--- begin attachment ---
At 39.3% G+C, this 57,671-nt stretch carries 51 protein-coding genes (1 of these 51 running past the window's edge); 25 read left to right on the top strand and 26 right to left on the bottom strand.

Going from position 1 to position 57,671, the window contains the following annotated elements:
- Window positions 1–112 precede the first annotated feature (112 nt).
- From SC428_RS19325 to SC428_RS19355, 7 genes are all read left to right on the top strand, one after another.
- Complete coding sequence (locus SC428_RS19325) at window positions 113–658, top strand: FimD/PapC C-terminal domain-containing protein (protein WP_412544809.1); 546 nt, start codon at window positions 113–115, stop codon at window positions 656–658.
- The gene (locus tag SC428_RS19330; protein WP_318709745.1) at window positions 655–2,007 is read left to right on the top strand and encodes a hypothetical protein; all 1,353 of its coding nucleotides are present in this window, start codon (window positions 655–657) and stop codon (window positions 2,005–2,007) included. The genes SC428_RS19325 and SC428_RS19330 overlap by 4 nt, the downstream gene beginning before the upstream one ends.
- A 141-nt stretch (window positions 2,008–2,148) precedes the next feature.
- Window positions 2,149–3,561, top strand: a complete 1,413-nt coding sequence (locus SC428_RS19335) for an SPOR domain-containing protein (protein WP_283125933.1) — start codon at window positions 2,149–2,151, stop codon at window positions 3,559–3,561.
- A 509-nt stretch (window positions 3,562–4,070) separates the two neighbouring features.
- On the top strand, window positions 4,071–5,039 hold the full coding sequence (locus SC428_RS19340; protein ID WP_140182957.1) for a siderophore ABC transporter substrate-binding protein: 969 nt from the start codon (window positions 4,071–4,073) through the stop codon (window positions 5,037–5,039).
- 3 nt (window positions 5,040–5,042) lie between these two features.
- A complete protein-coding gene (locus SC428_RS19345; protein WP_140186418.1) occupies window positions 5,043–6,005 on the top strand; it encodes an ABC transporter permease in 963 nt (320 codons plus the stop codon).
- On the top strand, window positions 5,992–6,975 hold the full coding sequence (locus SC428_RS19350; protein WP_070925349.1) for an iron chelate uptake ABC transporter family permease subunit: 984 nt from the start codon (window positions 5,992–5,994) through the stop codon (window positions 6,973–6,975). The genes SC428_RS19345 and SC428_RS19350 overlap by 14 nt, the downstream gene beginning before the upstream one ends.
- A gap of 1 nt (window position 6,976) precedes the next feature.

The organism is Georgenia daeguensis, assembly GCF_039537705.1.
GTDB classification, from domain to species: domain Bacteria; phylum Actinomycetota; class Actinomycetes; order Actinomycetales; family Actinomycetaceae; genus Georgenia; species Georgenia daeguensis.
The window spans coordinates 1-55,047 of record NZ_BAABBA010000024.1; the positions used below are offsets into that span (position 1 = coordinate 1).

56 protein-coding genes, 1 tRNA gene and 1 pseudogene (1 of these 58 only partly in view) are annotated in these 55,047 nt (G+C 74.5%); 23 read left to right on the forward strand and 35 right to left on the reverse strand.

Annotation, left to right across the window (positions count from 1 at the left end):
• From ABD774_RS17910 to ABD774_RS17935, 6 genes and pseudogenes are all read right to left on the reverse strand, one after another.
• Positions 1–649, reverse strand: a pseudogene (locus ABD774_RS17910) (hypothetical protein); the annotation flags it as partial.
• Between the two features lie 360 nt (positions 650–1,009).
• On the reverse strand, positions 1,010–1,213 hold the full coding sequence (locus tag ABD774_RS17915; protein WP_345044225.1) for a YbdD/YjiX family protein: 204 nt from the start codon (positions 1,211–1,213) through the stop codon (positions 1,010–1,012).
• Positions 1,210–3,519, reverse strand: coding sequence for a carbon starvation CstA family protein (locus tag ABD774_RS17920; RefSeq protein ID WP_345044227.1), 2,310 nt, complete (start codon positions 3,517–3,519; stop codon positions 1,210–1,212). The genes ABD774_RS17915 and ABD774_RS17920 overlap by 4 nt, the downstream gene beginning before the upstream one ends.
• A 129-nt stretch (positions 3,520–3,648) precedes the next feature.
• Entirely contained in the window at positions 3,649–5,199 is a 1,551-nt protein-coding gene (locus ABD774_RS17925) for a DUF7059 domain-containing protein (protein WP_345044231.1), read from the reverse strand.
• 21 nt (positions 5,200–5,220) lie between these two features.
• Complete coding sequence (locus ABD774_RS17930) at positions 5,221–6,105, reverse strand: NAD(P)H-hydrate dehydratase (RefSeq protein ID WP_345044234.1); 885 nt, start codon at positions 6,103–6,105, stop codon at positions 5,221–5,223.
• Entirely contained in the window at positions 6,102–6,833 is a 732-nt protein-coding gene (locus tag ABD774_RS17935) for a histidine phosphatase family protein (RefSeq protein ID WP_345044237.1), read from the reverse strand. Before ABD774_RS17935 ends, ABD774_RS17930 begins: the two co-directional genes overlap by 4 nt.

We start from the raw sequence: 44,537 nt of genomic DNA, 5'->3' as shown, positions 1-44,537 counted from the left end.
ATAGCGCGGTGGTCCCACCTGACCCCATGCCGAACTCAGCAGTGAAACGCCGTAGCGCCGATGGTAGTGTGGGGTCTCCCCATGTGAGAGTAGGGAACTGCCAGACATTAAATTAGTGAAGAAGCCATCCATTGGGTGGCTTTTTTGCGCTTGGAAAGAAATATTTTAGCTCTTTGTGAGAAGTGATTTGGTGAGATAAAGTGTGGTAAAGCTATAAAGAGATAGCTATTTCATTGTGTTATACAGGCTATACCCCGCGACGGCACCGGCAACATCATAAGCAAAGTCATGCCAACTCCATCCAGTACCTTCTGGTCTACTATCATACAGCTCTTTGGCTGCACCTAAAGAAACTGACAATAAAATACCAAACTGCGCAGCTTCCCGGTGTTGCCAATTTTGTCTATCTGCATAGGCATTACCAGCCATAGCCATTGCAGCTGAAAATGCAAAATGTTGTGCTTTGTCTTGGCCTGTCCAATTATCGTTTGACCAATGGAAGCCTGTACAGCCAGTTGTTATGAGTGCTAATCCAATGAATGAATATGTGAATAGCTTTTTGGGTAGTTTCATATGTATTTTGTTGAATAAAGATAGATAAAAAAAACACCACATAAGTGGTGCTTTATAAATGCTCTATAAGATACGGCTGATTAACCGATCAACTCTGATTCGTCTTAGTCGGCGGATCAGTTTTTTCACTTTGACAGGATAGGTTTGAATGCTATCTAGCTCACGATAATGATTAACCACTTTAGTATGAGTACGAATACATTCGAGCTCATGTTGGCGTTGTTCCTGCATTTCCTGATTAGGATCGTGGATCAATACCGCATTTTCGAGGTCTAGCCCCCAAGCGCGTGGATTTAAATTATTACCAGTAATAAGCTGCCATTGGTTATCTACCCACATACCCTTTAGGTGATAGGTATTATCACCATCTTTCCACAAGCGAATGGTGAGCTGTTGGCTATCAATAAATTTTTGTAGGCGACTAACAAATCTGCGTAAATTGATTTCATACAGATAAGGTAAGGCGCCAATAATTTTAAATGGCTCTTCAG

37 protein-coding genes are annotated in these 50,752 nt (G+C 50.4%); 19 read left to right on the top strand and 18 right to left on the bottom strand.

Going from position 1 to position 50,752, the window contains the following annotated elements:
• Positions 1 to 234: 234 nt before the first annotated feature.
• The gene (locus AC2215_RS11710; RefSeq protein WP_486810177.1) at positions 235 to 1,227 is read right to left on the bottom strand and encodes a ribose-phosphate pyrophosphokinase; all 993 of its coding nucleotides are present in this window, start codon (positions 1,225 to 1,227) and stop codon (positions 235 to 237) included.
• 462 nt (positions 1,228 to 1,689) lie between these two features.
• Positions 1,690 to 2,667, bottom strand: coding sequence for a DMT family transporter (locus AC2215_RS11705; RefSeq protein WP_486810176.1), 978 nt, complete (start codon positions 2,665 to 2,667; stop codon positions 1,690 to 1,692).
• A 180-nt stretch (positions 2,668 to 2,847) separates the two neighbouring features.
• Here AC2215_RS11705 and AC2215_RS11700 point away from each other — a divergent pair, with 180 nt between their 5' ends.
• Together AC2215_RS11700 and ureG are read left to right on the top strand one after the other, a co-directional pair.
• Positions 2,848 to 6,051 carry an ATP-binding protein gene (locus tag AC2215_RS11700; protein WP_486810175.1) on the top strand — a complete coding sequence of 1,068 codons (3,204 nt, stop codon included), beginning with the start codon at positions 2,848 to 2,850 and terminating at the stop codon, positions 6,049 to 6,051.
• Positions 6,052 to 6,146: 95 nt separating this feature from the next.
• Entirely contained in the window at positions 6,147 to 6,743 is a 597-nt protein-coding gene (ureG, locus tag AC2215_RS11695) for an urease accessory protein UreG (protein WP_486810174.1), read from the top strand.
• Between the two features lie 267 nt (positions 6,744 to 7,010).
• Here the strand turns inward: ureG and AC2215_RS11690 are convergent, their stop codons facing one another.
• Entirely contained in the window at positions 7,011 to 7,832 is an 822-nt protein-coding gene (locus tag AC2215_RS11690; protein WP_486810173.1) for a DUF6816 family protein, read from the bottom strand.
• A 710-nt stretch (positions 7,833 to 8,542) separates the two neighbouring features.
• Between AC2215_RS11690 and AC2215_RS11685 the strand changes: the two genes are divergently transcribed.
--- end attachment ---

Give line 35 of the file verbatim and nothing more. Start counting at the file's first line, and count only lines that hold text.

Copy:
• The gene (locus AC2215_RS11710; RefSeq protein WP_486810177.1) at positions 235 to 1,227 is read right to left on the bottom strand and encodes a ribose-phosphate pyrophosphokinase; all 993 of its coding nucleotides are present in this window, start codon (positions 1,225 to 1,227) and stop codon (positions 235 to 237) included.